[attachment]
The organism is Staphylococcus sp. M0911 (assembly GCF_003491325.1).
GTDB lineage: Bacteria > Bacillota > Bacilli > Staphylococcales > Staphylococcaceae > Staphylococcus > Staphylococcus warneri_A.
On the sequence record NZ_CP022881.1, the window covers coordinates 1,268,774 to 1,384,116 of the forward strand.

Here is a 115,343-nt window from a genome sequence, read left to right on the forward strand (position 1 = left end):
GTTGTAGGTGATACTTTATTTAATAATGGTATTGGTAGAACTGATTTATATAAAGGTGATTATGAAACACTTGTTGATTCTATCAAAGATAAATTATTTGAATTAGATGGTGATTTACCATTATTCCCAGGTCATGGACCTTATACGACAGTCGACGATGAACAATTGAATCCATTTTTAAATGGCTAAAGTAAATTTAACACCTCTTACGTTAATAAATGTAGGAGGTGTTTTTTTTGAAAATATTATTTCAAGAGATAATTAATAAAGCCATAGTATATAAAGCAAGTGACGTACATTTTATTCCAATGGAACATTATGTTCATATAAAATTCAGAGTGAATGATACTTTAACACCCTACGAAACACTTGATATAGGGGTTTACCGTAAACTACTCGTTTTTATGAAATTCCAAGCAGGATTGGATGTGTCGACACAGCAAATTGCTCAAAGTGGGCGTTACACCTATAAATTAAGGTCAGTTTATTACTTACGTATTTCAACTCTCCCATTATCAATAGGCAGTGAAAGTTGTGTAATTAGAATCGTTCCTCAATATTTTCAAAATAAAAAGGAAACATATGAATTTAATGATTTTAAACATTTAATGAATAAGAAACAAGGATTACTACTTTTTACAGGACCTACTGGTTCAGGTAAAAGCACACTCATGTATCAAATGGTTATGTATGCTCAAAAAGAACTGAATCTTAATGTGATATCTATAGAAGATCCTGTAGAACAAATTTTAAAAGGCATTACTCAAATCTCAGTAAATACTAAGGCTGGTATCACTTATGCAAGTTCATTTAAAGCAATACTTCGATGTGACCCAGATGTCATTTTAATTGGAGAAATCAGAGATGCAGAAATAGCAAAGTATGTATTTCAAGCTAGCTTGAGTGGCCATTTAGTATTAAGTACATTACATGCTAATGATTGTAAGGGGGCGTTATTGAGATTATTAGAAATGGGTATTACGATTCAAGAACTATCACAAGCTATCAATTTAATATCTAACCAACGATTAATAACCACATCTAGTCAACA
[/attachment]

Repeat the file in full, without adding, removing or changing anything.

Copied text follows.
The organism is Staphylococcus sp. M0911 (assembly GCF_003491325.1).
GTDB lineage: Bacteria > Bacillota > Bacilli > Staphylococcales > Staphylococcaceae > Staphylococcus > Staphylococcus warneri_A.
On the sequence record NZ_CP022881.1, the window covers coordinates 1,268,774 to 1,384,116 of the forward strand.

Here is a 115,343-nt window from a genome sequence, read left to right on the forward strand (position 1 = left end):
GTTGTAGGTGATACTTTATTTAATAATGGTATTGGTAGAACTGATTTATATAAAGGTGATTATGAAACACTTGTTGATTCTATCAAAGATAAATTATTTGAATTAGATGGTGATTTACCATTATTCCCAGGTCATGGACCTTATACGACAGTCGACGATGAACAATTGAATCCATTTTTAAATGGCTAAAGTAAATTTAACACCTCTTACGTTAATAAATGTAGGAGGTGTTTTTTTTGAAAATATTATTTCAAGAGATAATTAATAAAGCCATAGTATATAAAGCAAGTGACGTACATTTTATTCCAATGGAACATTATGTTCATATAAAATTCAGAGTGAATGATACTTTAACACCCTACGAAACACTTGATATAGGGGTTTACCGTAAACTACTCGTTTTTATGAAATTCCAAGCAGGATTGGATGTGTCGACACAGCAAATTGCTCAAAGTGGGCGTTACACCTATAAATTAAGGTCAGTTTATTACTTACGTATTTCAACTCTCCCATTATCAATAGGCAGTGAAAGTTGTGTAATTAGAATCGTTCCTCAATATTTTCAAAATAAAAAGGAAACATATGAATTTAATGATTTTAAACATTTAATGAATAAGAAACAAGGATTACTACTTTTTACAGGACCTACTGGTTCAGGTAAAAGCACACTCATGTATCAAATGGTTATGTATGCTCAAAAAGAACTGAATCTTAATGTGATATCTATAGAAGATCCTGTAGAACAAATTTTAAAAGGCATTACTCAAATCTCAGTAAATACTAAGGCTGGTATCACTTATGCAAGTTCATTTAAAGCAATACTTCGATGTGACCCAGATGTCATTTTAATTGGAGAAATCAGAGATGCAGAAATAGCAAAGTATGTATTTCAAGCTAGCTTGAGTGGCCATTTAGTATTAAGTACATTACATGCTAATGATTGTAAGGGGGCGTTATTGAGATTATTAGAAATGGGTATTACGATTCAAGAACTATCACAAGCTATCAATTTAATATCTAACCAACGATTAATAACCACATCTAGTCAACA